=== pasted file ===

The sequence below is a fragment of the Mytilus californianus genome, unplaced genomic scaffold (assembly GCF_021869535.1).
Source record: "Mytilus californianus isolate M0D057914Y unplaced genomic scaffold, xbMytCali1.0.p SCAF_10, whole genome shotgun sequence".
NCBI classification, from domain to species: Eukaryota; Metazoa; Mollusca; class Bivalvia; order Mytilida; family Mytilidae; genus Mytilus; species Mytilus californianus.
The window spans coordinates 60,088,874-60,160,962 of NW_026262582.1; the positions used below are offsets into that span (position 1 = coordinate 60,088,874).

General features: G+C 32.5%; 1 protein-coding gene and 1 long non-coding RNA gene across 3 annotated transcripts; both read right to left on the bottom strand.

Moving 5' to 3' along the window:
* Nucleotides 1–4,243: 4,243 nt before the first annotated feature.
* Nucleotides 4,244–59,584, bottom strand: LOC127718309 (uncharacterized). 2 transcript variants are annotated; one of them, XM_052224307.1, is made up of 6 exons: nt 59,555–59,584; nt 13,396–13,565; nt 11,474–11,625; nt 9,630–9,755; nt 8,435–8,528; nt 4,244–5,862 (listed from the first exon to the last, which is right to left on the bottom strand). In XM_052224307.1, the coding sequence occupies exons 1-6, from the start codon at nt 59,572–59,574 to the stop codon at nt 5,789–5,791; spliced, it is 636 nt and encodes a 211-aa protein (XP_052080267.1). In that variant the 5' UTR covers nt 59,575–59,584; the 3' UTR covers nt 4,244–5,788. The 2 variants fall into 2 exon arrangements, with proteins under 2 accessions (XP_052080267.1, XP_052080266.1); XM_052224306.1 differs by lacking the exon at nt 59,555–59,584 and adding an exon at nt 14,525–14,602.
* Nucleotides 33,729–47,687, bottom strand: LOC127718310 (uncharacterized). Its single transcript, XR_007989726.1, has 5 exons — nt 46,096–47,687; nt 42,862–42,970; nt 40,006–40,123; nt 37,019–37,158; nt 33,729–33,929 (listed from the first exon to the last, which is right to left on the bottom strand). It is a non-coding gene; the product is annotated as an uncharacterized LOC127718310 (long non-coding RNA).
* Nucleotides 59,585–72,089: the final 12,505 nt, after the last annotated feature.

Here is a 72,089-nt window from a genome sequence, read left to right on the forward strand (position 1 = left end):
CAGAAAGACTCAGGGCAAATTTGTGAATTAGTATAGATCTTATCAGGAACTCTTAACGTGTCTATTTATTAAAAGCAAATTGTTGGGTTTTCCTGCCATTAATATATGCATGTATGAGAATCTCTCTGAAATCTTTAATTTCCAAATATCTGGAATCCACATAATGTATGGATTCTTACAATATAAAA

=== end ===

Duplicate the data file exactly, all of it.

The sequence below is a fragment of the Mytilus californianus genome, unplaced genomic scaffold (assembly GCF_021869535.1).
Source record: "Mytilus californianus isolate M0D057914Y unplaced genomic scaffold, xbMytCali1.0.p SCAF_10, whole genome shotgun sequence".
NCBI classification, from domain to species: Eukaryota; Metazoa; Mollusca; class Bivalvia; order Mytilida; family Mytilidae; genus Mytilus; species Mytilus californianus.
The window spans coordinates 60,088,874-60,160,962 of NW_026262582.1; the positions used below are offsets into that span (position 1 = coordinate 60,088,874).

General features: G+C 32.5%; 1 protein-coding gene and 1 long non-coding RNA gene across 3 annotated transcripts; both read right to left on the bottom strand.

Moving 5' to 3' along the window:
* Nucleotides 1–4,243: 4,243 nt before the first annotated feature.
* Nucleotides 4,244–59,584, bottom strand: LOC127718309 (uncharacterized). 2 transcript variants are annotated; one of them, XM_052224307.1, is made up of 6 exons: nt 59,555–59,584; nt 13,396–13,565; nt 11,474–11,625; nt 9,630–9,755; nt 8,435–8,528; nt 4,244–5,862 (listed from the first exon to the last, which is right to left on the bottom strand). In XM_052224307.1, the coding sequence occupies exons 1-6, from the start codon at nt 59,572–59,574 to the stop codon at nt 5,789–5,791; spliced, it is 636 nt and encodes a 211-aa protein (XP_052080267.1). In that variant the 5' UTR covers nt 59,575–59,584; the 3' UTR covers nt 4,244–5,788. The 2 variants fall into 2 exon arrangements, with proteins under 2 accessions (XP_052080267.1, XP_052080266.1); XM_052224306.1 differs by lacking the exon at nt 59,555–59,584 and adding an exon at nt 14,525–14,602.
* Nucleotides 33,729–47,687, bottom strand: LOC127718310 (uncharacterized). Its single transcript, XR_007989726.1, has 5 exons — nt 46,096–47,687; nt 42,862–42,970; nt 40,006–40,123; nt 37,019–37,158; nt 33,729–33,929 (listed from the first exon to the last, which is right to left on the bottom strand). It is a non-coding gene; the product is annotated as an uncharacterized LOC127718310 (long non-coding RNA).
* Nucleotides 59,585–72,089: the final 12,505 nt, after the last annotated feature.

Here is a 72,089-nt window from a genome sequence, read left to right on the forward strand (position 1 = left end):
CAGAAAGACTCAGGGCAAATTTGTGAATTAGTATAGATCTTATCAGGAACTCTTAACGTGTCTATTTATTAAAAGCAAATTGTTGGGTTTTCCTGCCATTAATATATGCATGTATGAGAATCTCTCTGAAATCTTTAATTTCCAAATATCTGGAATCCACATAATGTATGGATTCTTACAATATAAAA